post discussion Expresses the opinion of the writer.
Ukrainians have always been very disciplined about the information they released. So when twitter over the past few days is overflowing with Photos and videos with huge collections of Ukrainian armored vehiclesObviously, there is an element of psychological warfare.
The front remained stagnant throughout the past week, with the exception of Bakhmut, where the Russians approached the city from several directions and are now residing in neighborhoods east of the city.
Wagner’s flag was hoisted over an office building and Ukraine held a building inside Bakhmut-Bhimars, where there might have been a large concentration of Russian forces.
Ukraine has used HIMARS, artillery and drone strikes against several targets behind enemy lines recently. Along the entire front line, especially on the Karim Peninsula.
It could also be a sign of an approaching attack.
There are three main factors that determine when the Ukrainian attack will take place:
- When the Ukrainians themselves feel ready
- When the Russians “reached their peak”
- When the weather makes the ground so hard that it supports the reservoir
In addition, Easter is a very important holiday for Ukrainians. The vast majority of Ukrainians are Orthodox who follow the Julian calendar and celebrate Easter next week.
Right attack climate
Let’s start with the last one first. It is important for the earth to dry out because the clay season is a very bad period for making an attack. Just ask the Russians who were struggling in the mud this time last year.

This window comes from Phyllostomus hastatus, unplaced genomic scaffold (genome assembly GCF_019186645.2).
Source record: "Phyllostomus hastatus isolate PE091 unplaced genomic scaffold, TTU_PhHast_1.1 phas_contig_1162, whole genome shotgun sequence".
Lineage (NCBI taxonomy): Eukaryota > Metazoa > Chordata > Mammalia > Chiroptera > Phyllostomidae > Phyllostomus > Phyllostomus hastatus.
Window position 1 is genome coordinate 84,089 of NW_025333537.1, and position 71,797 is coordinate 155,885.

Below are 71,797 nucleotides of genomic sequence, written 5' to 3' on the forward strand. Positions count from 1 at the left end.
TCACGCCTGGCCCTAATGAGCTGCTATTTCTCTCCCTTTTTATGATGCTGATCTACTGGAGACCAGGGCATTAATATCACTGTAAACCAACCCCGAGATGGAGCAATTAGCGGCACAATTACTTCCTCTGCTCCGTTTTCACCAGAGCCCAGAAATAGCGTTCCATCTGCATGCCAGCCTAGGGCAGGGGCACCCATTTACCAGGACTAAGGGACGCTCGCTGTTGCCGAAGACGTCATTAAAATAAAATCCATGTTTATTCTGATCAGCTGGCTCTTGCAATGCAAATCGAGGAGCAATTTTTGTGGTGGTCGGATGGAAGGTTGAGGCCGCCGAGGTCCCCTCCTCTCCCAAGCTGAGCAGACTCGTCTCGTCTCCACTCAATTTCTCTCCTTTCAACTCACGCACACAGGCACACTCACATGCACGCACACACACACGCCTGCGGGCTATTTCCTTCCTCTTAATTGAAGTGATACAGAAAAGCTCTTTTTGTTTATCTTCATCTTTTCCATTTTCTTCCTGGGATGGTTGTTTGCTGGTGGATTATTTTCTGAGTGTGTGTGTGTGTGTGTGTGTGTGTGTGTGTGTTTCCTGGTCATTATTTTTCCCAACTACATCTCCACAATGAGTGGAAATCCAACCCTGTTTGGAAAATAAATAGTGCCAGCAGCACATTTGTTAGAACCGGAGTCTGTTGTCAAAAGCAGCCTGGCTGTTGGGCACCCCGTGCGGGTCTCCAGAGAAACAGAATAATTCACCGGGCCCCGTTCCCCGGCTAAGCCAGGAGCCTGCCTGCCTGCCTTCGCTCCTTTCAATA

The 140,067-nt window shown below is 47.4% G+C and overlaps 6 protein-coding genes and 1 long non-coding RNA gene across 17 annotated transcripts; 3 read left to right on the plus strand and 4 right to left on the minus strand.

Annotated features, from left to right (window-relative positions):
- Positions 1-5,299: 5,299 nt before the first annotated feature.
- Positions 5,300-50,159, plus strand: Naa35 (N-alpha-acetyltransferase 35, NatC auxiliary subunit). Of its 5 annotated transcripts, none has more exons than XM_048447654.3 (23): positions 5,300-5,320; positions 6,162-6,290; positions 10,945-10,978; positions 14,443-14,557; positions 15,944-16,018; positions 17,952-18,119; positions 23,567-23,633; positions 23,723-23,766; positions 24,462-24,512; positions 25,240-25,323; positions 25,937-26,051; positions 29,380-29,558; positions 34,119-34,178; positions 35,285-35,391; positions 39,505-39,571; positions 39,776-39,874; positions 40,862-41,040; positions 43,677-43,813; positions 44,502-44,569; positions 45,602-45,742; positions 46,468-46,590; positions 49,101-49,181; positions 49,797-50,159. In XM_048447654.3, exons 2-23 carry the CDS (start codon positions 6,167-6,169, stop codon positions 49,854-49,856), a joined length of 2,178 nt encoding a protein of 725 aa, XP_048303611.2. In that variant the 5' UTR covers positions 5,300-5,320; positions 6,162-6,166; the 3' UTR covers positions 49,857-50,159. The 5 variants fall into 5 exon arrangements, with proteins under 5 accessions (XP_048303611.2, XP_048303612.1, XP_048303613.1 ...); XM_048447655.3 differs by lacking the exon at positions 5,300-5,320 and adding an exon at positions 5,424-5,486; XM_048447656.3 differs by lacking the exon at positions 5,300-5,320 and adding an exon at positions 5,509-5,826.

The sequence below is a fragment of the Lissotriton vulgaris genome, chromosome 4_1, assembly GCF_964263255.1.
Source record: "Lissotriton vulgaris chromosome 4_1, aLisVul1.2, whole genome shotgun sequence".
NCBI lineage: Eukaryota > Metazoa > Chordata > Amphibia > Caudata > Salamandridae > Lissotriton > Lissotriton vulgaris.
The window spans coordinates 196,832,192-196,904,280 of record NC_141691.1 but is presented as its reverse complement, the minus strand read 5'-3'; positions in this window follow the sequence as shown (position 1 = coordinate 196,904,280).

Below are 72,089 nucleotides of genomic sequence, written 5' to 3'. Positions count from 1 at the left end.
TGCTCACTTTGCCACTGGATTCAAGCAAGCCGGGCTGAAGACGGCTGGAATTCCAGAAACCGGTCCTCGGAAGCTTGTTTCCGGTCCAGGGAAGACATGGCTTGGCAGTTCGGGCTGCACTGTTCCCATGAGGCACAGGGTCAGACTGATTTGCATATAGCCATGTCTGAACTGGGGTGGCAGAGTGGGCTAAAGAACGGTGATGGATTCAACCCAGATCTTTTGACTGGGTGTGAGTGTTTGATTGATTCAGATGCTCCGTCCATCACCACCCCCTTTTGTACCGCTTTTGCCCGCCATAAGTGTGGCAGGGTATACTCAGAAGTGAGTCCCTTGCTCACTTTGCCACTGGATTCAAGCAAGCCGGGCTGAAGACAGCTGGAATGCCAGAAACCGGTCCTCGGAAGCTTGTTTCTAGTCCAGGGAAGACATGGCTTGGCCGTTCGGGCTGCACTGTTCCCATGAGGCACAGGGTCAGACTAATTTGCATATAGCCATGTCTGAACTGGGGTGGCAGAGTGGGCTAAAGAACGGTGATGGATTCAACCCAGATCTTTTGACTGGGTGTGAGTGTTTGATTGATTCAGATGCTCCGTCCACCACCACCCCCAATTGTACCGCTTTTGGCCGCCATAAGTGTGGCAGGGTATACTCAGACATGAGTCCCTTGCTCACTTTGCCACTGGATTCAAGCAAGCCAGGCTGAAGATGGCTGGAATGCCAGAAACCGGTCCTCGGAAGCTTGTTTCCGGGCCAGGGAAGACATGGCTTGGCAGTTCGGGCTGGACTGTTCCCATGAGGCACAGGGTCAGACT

It is a very bad idea to launch a mechanized attack as tanks can only drive on paved roads. Then they become vulnerable to ambush attacks.
Although it has been raining steadily in Ukraine lately, temperatures in both the south and the north have been warming recently. It will be between 10 and 20 degrees every day for the next week along the entire front.
This means that the mud season is coming to an end.
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Have the Russians peaked?
The other factor is whether or not the Russians have peaked.
Just because power is at its peak does not mean it is collapsing. This meant that she had exhausted her attack power and no longer had the opportunity to attack further.
It’s hard to say when this will happen, especially since the Russians don’t seem to have any special requirements for equipment, training, or a coherent plan before attacking.
However, the loss figures for the Russians appear to have fallen from just under 1,000 per day a week ago, to just under 500 per day in the past few days.
This is a sign that the Russians are sending fewer forces to attack. The forces the Russians had recently attacked were light infantry with very little support. And it seems that they made a very short journey from the mobilization office to the front.